Koala habitat buy-up won’t undo the damage already done

On the face of it, the state government’s $45 million koala strategy, which includes$20 million to buy koala habitatin the Hunter, appears to be a welcome initiative.

But the plan needs to be seen in the context of the thousands of hectares of koala habitat that have been lost in recent years.

The NSW Nature Conservation Council estimates 5000 hectares of koala habitat has been lost in northern NSW since the repeal of the state’sNative Vegetation Act in 2017.

The law was replaced withcontroversial land-clearing codes which allow property owners to clear sections of native bushland without prior environmental assessment.

Koala habitat in the Hunter has been in decline for decades due to the pressures of urban development.

The NSW Threatened Species Scientific Committee noted in 2017 that koala habitat in Port Stephens, home to the majority of the region’s koalas, had become highly fragmented due to clearing for agriculture, housing, sand mining and roads.

New developments proposed in the area would take in more than 1200 hectares of koala habitat.

The committee predicted the Tomaree koala population would decline to extinction within a decade at the current mortality rate.

Despite the dire prediction, the committee was unable to listthe Port Stephens koalapopulation as endangeredbecause thenew laws stripped its power to classify populations as endangered.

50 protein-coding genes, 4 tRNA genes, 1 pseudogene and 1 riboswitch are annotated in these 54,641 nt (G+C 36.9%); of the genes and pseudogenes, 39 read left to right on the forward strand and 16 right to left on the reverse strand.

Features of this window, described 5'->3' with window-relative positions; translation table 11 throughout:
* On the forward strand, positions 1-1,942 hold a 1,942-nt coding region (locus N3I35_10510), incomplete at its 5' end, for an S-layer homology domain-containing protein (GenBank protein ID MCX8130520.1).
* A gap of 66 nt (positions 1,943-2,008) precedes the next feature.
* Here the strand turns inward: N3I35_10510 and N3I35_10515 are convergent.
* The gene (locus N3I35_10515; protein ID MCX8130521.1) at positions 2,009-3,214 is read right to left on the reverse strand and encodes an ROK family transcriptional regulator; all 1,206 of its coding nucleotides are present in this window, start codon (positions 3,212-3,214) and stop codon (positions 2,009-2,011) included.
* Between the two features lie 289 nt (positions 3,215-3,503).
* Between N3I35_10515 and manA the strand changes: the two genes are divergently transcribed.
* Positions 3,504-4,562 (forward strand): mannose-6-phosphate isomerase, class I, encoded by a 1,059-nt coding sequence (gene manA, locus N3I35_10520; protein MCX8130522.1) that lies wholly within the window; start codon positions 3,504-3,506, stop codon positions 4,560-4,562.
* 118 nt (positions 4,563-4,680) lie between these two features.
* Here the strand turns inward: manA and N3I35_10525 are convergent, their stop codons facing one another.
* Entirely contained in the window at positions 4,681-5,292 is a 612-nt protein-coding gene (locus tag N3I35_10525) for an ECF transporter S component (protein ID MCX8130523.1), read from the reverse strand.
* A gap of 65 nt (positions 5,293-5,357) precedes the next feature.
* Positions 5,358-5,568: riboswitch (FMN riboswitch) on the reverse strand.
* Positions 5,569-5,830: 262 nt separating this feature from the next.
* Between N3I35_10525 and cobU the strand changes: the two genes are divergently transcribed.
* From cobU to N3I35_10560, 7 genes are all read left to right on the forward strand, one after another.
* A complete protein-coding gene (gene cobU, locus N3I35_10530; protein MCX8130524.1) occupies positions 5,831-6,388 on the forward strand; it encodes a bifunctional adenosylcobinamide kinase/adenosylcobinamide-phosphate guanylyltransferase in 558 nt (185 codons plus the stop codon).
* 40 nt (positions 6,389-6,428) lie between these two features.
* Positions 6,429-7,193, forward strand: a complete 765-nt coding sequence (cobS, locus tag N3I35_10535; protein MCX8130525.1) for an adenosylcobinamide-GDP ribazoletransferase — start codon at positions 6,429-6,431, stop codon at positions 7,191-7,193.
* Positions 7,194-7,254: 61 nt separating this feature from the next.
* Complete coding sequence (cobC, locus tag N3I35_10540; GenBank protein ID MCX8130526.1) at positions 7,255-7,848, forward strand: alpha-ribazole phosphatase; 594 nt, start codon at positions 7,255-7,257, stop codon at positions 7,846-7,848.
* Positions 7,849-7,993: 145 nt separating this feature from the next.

Compounding the loss was the controversialsale of the six hectareMambo wetlands site in June 2016.

Ironically, under the government’s latest proposal,priority is given to the purchase of land closest to adjoining National Parks and other government-owned nature reserves.

Mambo Wetlands wasadjacent to a large nature reserve owned by Port Stephens Council.

The habitat buy-up plan comes after the establishment of a$3 million koala sanctuary at One Mile Beach earlier this year.

While the buy-up is a positive initiative in theory, it will require the purchase of a number of adjoining parcels of land to create a green corridor if it is to be effective.

The government’s latest proposal is a small glimmer of hope in thedesperate quest to save one of our most iconic native animals before it is too late.

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